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december 11, 2015


It’s never too late

The Inquirer was heartened to see a group of Scarsdale residents stand up and distinguish themselves from the board of trustees’ decision to oppose an eating disorder treatment facility for adolescent girls currently slated for the house at 2 Morris Lane. These residents correctly pointed out the vast majority of resident complaints heard at the Nov. 24 meeting of the trustees Law and Land Use committees were irrelevant to the issue at hand that night: whether or not the village had legitimate grounds to object to the facility under the state’s Padavan law.

While the Inquirer would never advocate for less debate and discourse — the residents in opposition to the treatment center had every right to be heard — it was disappointing to see a board vote that appeared not to have separated the wheat from the chaff with respect to what was germane to the issue Nov. 24. No one can know what’s in another person’s heart, so, if the six trustees on the dais that night truly believe there are too many similar facilities in the village to the one for-profit, Malibu-based Monte Nido has planned for 2 Morris Lane, then the Inquirer would have to agree they voted correctly.

But if, as trustees Deborah Pekarek and Marc Samwick told the Inquirer after they voted “with a heavy heart” to oppose the treatment center, the tangential, nonessential and speculative concerns of residents against the facility — however genuinely felt — were at the core of the decision to oppose Monte Nido, the Inquirer believes those were the wrong votes cast for the wrong reasons.

As the Inquirer does not have a lawyer on staff, it cannot say with any degree of certitude how state Commissioner of Mental Health Ann Marie Sullivan will rule when this matter appears before her or her agent. But, as the vocal group of residents at the Dec. 8 trustees meeting — and former Scarsdale Forum president Robert Berg before them — pointed out, a layman’s reading of the Padavan law would seem to leave the village no standing to object to Monte Nido’s proposal on the oversaturation grounds it has.

But nothing is impossible.

And since that’s the case, perhaps it’s not too late for the village to withdraw its objection to the adolescent eating disorder treatment facility, either officially or unofficially, and put this matter behind everyone involved just in time for the holidays.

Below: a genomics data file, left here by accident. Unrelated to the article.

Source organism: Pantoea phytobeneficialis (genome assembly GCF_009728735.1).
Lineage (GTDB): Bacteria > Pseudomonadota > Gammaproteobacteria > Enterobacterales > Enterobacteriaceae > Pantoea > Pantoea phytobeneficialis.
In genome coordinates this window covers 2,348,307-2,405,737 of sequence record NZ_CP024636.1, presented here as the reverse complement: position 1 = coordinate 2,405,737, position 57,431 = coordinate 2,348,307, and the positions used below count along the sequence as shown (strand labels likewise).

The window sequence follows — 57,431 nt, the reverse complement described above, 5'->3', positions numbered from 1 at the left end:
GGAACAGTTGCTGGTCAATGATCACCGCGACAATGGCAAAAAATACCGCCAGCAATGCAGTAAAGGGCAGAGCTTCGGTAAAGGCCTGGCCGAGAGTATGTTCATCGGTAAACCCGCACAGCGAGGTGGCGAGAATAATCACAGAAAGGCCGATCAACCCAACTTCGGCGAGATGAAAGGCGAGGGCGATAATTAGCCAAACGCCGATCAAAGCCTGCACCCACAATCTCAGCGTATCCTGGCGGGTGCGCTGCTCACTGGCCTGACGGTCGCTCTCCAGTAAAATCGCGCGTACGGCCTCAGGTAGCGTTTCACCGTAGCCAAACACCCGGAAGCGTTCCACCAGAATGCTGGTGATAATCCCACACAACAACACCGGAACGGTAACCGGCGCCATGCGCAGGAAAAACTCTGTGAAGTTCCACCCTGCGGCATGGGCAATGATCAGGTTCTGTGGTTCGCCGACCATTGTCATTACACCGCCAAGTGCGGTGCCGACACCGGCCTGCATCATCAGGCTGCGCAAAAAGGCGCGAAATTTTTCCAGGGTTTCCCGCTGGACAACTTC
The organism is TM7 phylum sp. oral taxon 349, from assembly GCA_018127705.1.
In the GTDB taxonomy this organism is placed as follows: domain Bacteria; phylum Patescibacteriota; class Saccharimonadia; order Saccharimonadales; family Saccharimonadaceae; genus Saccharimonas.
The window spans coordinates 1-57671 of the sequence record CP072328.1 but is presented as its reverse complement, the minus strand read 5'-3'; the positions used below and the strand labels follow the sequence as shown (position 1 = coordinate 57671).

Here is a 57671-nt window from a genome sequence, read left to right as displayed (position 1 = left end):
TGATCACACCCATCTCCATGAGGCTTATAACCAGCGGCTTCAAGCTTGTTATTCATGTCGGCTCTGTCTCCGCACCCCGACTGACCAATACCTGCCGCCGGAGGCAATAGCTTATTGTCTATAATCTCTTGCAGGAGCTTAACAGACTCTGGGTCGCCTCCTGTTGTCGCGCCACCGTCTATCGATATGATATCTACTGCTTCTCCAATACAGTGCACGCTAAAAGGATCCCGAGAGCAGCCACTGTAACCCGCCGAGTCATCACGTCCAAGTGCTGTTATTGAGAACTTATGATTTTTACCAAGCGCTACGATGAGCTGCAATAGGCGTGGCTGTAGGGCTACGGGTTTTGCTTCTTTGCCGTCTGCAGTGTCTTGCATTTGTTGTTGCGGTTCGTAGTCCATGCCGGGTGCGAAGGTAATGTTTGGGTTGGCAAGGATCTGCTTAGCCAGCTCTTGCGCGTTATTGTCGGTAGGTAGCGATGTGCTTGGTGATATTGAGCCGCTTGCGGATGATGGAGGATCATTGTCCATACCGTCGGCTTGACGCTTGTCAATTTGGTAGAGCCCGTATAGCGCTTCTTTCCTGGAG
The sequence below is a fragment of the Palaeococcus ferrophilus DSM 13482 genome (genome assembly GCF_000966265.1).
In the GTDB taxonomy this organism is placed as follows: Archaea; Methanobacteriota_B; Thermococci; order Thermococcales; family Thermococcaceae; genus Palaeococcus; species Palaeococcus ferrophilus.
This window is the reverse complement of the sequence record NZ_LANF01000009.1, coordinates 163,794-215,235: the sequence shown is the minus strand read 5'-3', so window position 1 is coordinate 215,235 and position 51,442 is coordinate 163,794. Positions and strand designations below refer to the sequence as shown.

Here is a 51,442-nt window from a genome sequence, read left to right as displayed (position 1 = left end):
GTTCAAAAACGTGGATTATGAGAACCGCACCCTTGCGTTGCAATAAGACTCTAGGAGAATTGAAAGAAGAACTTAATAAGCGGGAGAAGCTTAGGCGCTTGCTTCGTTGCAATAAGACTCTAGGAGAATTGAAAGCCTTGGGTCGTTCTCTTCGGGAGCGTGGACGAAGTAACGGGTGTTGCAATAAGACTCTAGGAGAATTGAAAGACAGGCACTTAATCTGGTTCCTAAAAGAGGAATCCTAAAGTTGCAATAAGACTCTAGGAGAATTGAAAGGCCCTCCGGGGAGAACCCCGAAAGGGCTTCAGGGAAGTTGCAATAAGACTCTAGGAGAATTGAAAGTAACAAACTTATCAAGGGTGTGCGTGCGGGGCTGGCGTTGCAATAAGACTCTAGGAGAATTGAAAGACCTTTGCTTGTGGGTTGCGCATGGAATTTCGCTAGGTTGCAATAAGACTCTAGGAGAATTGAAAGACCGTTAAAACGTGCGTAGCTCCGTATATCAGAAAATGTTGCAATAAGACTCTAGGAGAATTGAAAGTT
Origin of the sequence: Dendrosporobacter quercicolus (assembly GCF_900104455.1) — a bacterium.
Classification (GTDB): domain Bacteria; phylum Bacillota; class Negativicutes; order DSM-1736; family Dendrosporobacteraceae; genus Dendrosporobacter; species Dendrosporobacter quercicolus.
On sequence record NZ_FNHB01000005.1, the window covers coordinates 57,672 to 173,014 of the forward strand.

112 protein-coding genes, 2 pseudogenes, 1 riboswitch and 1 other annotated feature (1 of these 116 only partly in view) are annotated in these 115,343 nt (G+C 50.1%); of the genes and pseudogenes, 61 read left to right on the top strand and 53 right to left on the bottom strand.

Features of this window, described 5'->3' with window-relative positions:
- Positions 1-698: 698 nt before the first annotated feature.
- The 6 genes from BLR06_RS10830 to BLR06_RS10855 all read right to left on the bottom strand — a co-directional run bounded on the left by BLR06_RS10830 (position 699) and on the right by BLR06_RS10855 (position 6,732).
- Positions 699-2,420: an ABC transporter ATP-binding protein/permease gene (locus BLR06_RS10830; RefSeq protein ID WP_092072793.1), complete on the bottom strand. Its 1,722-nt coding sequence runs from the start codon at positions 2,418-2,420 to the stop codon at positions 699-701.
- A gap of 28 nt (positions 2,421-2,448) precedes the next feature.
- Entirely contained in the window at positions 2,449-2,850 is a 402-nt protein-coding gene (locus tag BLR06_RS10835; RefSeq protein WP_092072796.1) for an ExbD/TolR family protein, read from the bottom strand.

Scarsdale is a community unique among those on the other side of its borders in many respects. People work their whole lives to get here, others are to the village born and dedicate themselves to keeping it the village in a park they’ve always loved. The village’s schools are a magnet for those who want their children to have a great chance to do great things. There are currently seven people, succeeding dozens before them, who serve Scarsdale as its mayor and trustees for no compensation, be it monetary or in the form of thanks from a public opposed to its decisions or a newspaper critical of them.

Scarsdalians are by and large a volunteering people, whether it’s with the Forum, the fire department, the ambulance corps, the League of Women Voters or any of the other groups and foundations whose goal is to make Scarsdale the best it can be.

Perhaps, in between all that hard work and community pride, there is room to spare for eight young girls, taken three months at a time, who, when the maelstrom around the facility that would house them dissipates, need help. They need help and Monte Nido has come to Scarsdale in an attempt to give it to them. Yes, the company will make money from their treatment. And yes, the Inquirer doubts anyone moves anywhere with the dream of living next to a residential group home in mind.

But wouldn’t it be nice, wouldn’t it be kind, wouldn’t it be neighborly and, at the end of the day, wouldn’t it be in the best traditions of Scarsdale to not let a state law do for the village what it could still do for itself and welcome these girls after all?

It’s never too late to do the right thing for the right reason.

Read more local coverage of your hometown in this week’s issue of The Scarsdale Inquirer. Newsstand copies are available at several locations listed above, or subscribe today for convenient home delivery.

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